Winning Nobel Prize farthest thing from Filipino’s mind
BACOLOD CITY, Philippines—Three teams from the Organization for the Prohibition of Chemical Weapons (OPCW) were in Syria to investigate alleged chemical weapon attacks in the war-torn country.
Winning the Nobel Peace Prize was the last thing on their minds, said Franz Ontal, 49, a Filipino from Negros Occidental who heads inspector training for the OPCW.
At about 8 a.m. of Oct. 11, Ontal said they heard a rumor their group had bagged the prestigious award.
Three hours later, Ontal said, the OPCW received official word it had won the Nobel Peace Prize for its extensive efforts at eliminating the chemical weapons that have haunted the world from Hitler’s gas chambers to the Syrian battlefields.
“I’d say my first reactions were of inner jubilation, followed by a quiet satisfaction that OPCW’s more than 16 years of difficult and largely unsung work in the shadows of international arms control were finally being recognized,” Ontal said in an online interview on Friday.
He stressed that the recognition by the Nobel Committee was an incredible honor and the publicity that it had generated would definitely highlight OPCW’s international mandate.
He also hoped the award would boost their campaign to finally eradicate chemical weapons.
Ontal said the award ceremony would be held in Oslo, Norway, on Dec. 10. OPCW director general, Ambassador Ahmet Uzümcü, will accept the peace prize on behalf of the organization.
Ontal is part of the group that is helping prepare the Nobel laureate exhibit opening in Oslo the day after.
Ontal said the prize would boost the moral of the inspectors in Syria where a lot of work needed to be done.
“I hope the peace prize will underline the fact that OPCW is in Syria as a neutral entity that does not confer any importance on one faction over another. We have been sent by the international community to perform a task and to carry it out in a transparent, efficient and safe manner,” he said.
Perhaps “the Nobel will put more pressure on the few nonsignatory countries left to join the Chemical Weapons Convention, so we may finally eradicate CWs from the planet,” he added.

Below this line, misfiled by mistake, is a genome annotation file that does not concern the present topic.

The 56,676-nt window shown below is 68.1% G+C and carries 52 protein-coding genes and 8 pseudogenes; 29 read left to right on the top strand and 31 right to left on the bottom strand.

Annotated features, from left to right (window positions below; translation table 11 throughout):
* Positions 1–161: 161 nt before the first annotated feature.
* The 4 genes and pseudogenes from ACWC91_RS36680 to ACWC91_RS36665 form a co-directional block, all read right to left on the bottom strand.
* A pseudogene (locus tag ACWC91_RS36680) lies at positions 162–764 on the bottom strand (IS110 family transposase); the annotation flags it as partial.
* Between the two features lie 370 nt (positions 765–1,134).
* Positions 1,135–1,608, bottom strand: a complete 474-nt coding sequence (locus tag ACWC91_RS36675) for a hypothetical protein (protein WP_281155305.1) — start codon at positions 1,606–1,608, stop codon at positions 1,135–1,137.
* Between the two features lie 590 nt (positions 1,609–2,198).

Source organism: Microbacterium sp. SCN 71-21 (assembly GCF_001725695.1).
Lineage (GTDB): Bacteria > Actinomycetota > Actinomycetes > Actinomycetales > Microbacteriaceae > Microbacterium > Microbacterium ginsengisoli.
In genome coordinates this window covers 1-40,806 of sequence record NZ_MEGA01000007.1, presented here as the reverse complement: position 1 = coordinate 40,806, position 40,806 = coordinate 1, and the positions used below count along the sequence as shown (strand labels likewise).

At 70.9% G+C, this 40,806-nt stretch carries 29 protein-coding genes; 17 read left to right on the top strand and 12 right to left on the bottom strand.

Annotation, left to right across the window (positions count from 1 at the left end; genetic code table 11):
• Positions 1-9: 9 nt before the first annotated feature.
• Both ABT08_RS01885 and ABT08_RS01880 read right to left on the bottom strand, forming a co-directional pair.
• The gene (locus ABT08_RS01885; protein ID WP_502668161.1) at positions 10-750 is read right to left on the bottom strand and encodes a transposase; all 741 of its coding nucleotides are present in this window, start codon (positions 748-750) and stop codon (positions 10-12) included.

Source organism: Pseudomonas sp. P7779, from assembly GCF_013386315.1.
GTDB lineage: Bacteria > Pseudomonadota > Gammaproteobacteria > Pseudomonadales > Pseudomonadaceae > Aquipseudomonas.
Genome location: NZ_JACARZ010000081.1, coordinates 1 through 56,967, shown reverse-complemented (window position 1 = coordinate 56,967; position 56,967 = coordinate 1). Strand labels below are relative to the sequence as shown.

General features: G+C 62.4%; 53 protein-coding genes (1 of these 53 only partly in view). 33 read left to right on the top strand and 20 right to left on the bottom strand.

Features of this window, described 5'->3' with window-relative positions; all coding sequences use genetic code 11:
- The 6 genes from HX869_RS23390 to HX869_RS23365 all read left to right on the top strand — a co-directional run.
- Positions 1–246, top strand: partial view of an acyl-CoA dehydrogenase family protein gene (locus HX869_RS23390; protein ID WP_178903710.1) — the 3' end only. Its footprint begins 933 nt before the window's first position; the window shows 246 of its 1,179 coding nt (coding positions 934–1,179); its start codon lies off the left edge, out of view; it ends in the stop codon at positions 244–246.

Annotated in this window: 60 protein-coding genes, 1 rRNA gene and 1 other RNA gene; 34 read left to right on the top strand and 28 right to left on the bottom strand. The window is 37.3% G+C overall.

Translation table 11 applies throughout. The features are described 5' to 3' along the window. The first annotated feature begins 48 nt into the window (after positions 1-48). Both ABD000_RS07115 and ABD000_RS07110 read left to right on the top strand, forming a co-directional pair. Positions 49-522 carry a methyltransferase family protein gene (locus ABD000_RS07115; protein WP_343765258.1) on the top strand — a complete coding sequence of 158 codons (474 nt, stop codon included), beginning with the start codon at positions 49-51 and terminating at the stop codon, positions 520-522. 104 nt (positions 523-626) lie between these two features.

Ontal is the fourth of six children of the late Dr. Pat Ontal, the company physician at Victorias Milling Corp., and Lydia Teves Gamboa.
He graduated from La Salle High School Bacolod in 1980, obtained his undergraduate degree in Biology in 1985 and began premed studies at La Salle College Bacolod, before emigrating to the United States in the late 1980s.
Ontal said he worked as a paramedic for the fire department of New York’s Emergency Medical Services Division, serving mostly in Brooklyn between the late 1980s and 2006.
He joined OPCW in 2006 as an inspector, health and safety specialist.
In 2009, he joined the Inspectorate Training Cell as an instructor and eventually became the head of inspectorate training in 2012.
He now supervises all matters related to the training of inspectors although he is still an inspector and gets deployed on missions.
The training of new inspectors lasts about four months and takes place in the Netherlands and other member-states. This includes toxic chemical training, employing live chemical warfare agents, as well as mock inspections at active CW and industry sites, he said.
After their initial training, OPCW inspectors undergo a minimum of 25 training days per year to maintain their skills, Ontal added.
He said they had a number of staff members in other branches who were either from the Philippines or had Philippine ancestry.
Asked if working in the field did not scare him, Ontal replied: “Fear is not necessarily a bad thing if you know how to use it. Fear keeps people sharp and thwarts overconfidence.”
He said theirs was a hazardous profession since explosives and chemical agents were a bad combination in any workplace. But he added that the OPCW maintained stringent health and safety policies and risk management protocols that were both rigid and dynamic at the same time.
Because of these safety controls, road traffic accidents had higher risks compared to the actual chemical weapon destruction, he said.
But he admitted that in Syria, it was different since they were carrying out their mandate in the midst of an armed conflict, which is untrodden ground for them as an organization.
Since the OPCW was formed in 1997, Ontal said they had not had any major casualties among their inspectors.
“This is a record that we are trying to keep,” he said.
The OPCW is active in all countries that have declared chemical weapons stockpiles, such as Russia, Libya and the United States, he said.
Because the OPCW also verifies the destruction of old and abandoned chemical weapons from the First and Second World Wars, they also conduct inspections in Western Europe and China, he added.
“We have inspectors that maintain a 24/7 presence in countries that are actively destroying their chemical weapon inventories, verifying that every single warhead and bomb containing chemical agents has been destroyed and the agent neutralized,” Ontal said.
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